It is too early for this organization to break up the Logistics domain into Warehousing and Shipping (and more?), but it makes sense to recognize the separate areas that may well evolve into distinct microservices. We do this by associating user stories, documentation, software artefacts, etc., explicitly with their respective sub-domains when naming and organizing them. Additionally, we try to prevent any direct dependencies between artefacts from these two subdomains. The data models should be kept separate. Interactions between the two subdomains should be explicitly managed, documented and implemented, ideally through external APIs and events.

In the same organization, a similar example is provided by the Orders and Shopping Cart. Right now, they not only share one bounded context but they are also implemented in a single service. However, chances are that Ordering and Shopping Cart will evolve separately and change for different reasons. They may eventually become separate services—and perhaps distinct bounded contexts. We will then have to consider the split in data and define events so the two pieces of functionality can still interoperate. even though now they’re fully decoupled.

Fewer microservices is better

The fewer microservices we need to achieve our true objective, the better it is. More microservices means more overhead and costs; in terms of organizational responsibilities and work coordination; complexity and administration effort (cross-domain transactions, more moving parts to oversee, monitor); resource usage (each microservice requires additional infrastructure resources); and performance (highly decoupled interactions across microservices will take considerably longer in terms of network latency than internal calls within a microservice).

If one microservice could bring us all we need, that would be great! One component that does it all: is that therefore a monolith? Well, literally it is. But it should not have the challenges commonly associated with monoliths (such as hard to scale, hard to change), or it would be broken up into multiple microservices.

In reality, in most situations our application landscape will be heterogeneous along various axes and too big to be taken care of by a single team. Because of relevant differences between various areas in our application landscape, we might entertain the thought of splitting off some areas as microservices. Ultimately, it is the functional design—translating to bounded contexts—that probably is the biggest deciding factor in designing the microservices and therefore the eventual granularity.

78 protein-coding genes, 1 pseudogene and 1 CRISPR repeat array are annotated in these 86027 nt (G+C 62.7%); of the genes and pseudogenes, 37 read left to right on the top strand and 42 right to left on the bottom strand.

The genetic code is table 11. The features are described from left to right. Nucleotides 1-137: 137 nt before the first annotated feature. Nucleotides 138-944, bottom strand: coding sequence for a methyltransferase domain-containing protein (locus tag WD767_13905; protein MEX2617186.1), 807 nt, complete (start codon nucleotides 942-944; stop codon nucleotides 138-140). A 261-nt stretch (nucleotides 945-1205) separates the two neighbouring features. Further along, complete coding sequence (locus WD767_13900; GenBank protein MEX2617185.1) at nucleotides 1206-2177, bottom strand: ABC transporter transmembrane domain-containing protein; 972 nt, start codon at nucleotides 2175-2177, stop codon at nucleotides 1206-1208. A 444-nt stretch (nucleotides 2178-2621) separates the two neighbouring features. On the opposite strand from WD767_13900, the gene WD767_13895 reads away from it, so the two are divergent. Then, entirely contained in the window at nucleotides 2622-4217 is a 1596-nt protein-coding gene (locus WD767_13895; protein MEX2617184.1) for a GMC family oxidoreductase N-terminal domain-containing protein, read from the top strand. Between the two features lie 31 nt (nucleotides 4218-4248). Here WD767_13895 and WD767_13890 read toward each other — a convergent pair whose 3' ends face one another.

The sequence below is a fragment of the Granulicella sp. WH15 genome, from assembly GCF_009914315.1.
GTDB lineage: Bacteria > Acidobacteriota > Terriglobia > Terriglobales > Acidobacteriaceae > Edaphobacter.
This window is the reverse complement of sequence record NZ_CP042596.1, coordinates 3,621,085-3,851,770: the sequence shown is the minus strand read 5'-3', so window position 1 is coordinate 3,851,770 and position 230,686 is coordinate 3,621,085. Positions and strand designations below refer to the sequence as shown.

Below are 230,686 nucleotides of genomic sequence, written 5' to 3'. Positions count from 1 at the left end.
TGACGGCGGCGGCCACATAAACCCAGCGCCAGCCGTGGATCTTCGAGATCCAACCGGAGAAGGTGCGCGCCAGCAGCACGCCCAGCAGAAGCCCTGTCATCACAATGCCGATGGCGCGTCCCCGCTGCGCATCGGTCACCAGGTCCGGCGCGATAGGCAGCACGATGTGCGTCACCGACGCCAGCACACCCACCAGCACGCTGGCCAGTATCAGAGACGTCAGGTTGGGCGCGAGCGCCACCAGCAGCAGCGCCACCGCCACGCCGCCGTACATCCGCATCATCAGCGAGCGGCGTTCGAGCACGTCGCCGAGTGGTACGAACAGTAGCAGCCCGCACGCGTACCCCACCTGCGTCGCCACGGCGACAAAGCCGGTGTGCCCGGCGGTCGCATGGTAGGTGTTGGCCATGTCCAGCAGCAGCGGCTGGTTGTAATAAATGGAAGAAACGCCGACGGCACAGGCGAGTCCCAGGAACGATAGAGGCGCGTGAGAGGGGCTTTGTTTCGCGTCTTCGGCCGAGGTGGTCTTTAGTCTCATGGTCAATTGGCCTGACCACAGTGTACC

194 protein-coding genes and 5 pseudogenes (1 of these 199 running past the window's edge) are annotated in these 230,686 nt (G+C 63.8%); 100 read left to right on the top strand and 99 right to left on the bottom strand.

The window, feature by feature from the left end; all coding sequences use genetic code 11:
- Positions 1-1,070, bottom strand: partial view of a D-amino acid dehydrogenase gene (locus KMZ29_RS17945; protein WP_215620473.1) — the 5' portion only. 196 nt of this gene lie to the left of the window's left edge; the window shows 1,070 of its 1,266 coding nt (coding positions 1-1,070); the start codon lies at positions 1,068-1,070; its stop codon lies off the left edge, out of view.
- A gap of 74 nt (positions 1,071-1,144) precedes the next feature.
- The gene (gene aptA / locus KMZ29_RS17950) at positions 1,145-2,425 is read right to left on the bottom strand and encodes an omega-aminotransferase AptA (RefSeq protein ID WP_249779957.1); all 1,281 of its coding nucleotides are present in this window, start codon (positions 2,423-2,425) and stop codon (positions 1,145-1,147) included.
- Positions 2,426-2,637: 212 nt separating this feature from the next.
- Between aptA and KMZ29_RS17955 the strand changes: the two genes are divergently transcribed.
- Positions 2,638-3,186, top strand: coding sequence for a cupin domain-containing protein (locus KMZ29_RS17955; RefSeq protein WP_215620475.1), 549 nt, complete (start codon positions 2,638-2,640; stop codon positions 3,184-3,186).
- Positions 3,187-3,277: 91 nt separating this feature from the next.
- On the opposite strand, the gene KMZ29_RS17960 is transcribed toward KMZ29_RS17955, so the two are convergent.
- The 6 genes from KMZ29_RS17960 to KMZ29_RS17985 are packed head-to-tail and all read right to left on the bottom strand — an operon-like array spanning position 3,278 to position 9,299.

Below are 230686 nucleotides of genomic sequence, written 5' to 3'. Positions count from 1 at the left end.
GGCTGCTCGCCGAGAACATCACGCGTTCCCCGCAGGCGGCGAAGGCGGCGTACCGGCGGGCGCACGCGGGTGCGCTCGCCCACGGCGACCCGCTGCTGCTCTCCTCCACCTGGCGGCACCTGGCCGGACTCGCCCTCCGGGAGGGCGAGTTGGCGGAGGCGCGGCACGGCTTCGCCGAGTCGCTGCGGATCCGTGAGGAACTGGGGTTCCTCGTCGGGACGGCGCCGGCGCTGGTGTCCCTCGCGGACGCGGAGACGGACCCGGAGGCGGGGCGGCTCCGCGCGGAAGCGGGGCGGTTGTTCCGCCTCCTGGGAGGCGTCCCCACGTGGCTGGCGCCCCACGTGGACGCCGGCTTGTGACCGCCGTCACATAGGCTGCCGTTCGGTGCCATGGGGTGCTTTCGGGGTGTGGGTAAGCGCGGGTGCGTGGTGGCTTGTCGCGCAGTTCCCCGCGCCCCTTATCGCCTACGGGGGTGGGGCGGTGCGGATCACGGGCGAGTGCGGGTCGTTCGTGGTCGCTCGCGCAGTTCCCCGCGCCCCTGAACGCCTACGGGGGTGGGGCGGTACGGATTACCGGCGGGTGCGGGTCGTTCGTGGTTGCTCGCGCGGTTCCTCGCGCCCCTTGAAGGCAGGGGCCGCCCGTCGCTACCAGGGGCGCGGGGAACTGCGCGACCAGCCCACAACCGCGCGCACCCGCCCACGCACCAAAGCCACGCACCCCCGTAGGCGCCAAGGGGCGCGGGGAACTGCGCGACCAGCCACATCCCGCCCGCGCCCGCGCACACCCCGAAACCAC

Note: an interesting discussion can be held around the distinction between bounded context (an area of shared, consistent business terminology and data model language along with all persistent data stores, aligned with a business sub domain) and microservice. We could argue that several microservices (with, e.g., different scalability requirements) can be created within one bounded context. In terms of business responsibility and DevOps ownership, ideally the bounded context is not split up and if there are in fact multiple microservices for pragmatic reasons, they should all be owned by the same team.


Suggestions, contributions and general feedback from the following people have made this a better article, and I thank them for it: Jeroen Kooij, Luis Weir, Sven Bernhardt, Michiel van der Sluis, and Sander Rosenhart.


[1] Building Microservices, by Sam Newman, O'Reilly Media, Inc., 2016, ISBN: 1491950358 [2] “Sub-domains and Bounded Contexts in Domain-Driven Design (DDD)” by Lev Gorodinski , April 2013 -
[3] “How big is a microservice?” by Ben Morris, March 2015 -
[4] “Thoughts on the macro architecture and the infrastructure for microservices” by Michael Douglas, April 2018 -

About the Author

Lucas Jellema is solution architect and CTO at AMIS, based in the Netherlands. He works as a consultant, architect, and instructor in such diverse areas as Database and SQL, Java/Java EE, SOA/BPM and PaaS and SaaS Cloud Solutions. The running theme through most of his activities is the transfer of knowledge and enthusiasm (and live demos). An Oracle ACE Director and Developer Champion, Lucas is a well-known speaker at Oracle Code, Oracle OpenWorld, JavaOne, Devoxx and various User Group conferences around the world. His articles have appeared on Oracle Developer Community, the AMIS Technology weblog and in magazines and websites around the world. Lucas is the author of Oracle SOA Suite 11g Handbook (2010, McGraw Hill) and Oracle SOA Suite 12c Handbook (2015, McGraw Hill)